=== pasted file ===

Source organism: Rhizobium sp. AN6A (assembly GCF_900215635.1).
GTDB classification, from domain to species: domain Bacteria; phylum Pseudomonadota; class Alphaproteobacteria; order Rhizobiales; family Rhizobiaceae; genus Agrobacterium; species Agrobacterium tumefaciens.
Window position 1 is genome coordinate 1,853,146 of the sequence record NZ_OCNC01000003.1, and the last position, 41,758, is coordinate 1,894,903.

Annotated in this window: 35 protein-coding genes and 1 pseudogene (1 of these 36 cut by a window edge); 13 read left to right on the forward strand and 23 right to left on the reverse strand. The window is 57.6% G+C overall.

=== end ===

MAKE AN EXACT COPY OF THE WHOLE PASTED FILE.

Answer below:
Source organism: Rhizobium sp. AN6A (assembly GCF_900215635.1).
GTDB classification, from domain to species: domain Bacteria; phylum Pseudomonadota; class Alphaproteobacteria; order Rhizobiales; family Rhizobiaceae; genus Agrobacterium; species Agrobacterium tumefaciens.
Window position 1 is genome coordinate 1,853,146 of the sequence record NZ_OCNC01000003.1, and the last position, 41,758, is coordinate 1,894,903.

Annotated in this window: 35 protein-coding genes and 1 pseudogene (1 of these 36 cut by a window edge); 13 read left to right on the forward strand and 23 right to left on the reverse strand. The window is 57.6% G+C overall.